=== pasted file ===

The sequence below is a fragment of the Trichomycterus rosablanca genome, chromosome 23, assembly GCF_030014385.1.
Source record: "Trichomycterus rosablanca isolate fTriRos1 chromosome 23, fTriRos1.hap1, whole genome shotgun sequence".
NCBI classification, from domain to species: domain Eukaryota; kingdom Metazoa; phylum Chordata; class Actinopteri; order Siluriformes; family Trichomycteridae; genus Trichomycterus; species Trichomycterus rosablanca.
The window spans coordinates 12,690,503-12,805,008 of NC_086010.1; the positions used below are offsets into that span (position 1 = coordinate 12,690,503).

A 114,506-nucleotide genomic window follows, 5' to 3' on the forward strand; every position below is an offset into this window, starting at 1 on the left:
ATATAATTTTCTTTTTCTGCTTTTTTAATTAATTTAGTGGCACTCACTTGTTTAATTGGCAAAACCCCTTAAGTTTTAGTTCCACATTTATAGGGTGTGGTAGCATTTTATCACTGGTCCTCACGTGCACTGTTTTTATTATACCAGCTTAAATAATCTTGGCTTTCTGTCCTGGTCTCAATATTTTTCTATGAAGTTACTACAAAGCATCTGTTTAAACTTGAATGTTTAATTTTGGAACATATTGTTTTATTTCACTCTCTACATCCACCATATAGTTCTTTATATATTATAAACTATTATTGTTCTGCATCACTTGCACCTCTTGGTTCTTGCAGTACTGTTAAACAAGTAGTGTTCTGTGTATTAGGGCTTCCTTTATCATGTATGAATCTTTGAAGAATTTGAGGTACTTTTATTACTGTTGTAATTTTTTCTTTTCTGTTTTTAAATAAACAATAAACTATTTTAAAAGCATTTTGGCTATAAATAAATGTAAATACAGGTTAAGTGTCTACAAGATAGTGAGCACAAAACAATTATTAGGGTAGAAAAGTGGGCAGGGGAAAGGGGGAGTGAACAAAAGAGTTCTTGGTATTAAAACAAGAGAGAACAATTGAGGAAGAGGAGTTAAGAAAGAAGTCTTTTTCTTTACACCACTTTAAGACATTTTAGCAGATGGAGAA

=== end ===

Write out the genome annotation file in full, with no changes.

The sequence below is a fragment of the Trichomycterus rosablanca genome, chromosome 23, assembly GCF_030014385.1.
Source record: "Trichomycterus rosablanca isolate fTriRos1 chromosome 23, fTriRos1.hap1, whole genome shotgun sequence".
NCBI classification, from domain to species: domain Eukaryota; kingdom Metazoa; phylum Chordata; class Actinopteri; order Siluriformes; family Trichomycteridae; genus Trichomycterus; species Trichomycterus rosablanca.
The window spans coordinates 12,690,503-12,805,008 of NC_086010.1; the positions used below are offsets into that span (position 1 = coordinate 12,690,503).

A 114,506-nucleotide genomic window follows, 5' to 3' on the forward strand; every position below is an offset into this window, starting at 1 on the left:
ATATAATTTTCTTTTTCTGCTTTTTTAATTAATTTAGTGGCACTCACTTGTTTAATTGGCAAAACCCCTTAAGTTTTAGTTCCACATTTATAGGGTGTGGTAGCATTTTATCACTGGTCCTCACGTGCACTGTTTTTATTATACCAGCTTAAATAATCTTGGCTTTCTGTCCTGGTCTCAATATTTTTCTATGAAGTTACTACAAAGCATCTGTTTAAACTTGAATGTTTAATTTTGGAACATATTGTTTTATTTCACTCTCTACATCCACCATATAGTTCTTTATATATTATAAACTATTATTGTTCTGCATCACTTGCACCTCTTGGTTCTTGCAGTACTGTTAAACAAGTAGTGTTCTGTGTATTAGGGCTTCCTTTATCATGTATGAATCTTTGAAGAATTTGAGGTACTTTTATTACTGTTGTAATTTTTTCTTTTCTGTTTTTAAATAAACAATAAACTATTTTAAAAGCATTTTGGCTATAAATAAATGTAAATACAGGTTAAGTGTCTACAAGATAGTGAGCACAAAACAATTATTAGGGTAGAAAAGTGGGCAGGGGAAAGGGGGAGTGAACAAAAGAGTTCTTGGTATTAAAACAAGAGAGAACAATTGAGGAAGAGGAGTTAAGAAAGAAGTCTTTTTCTTTACACCACTTTAAGACATTTTAGCAGATGGAGAA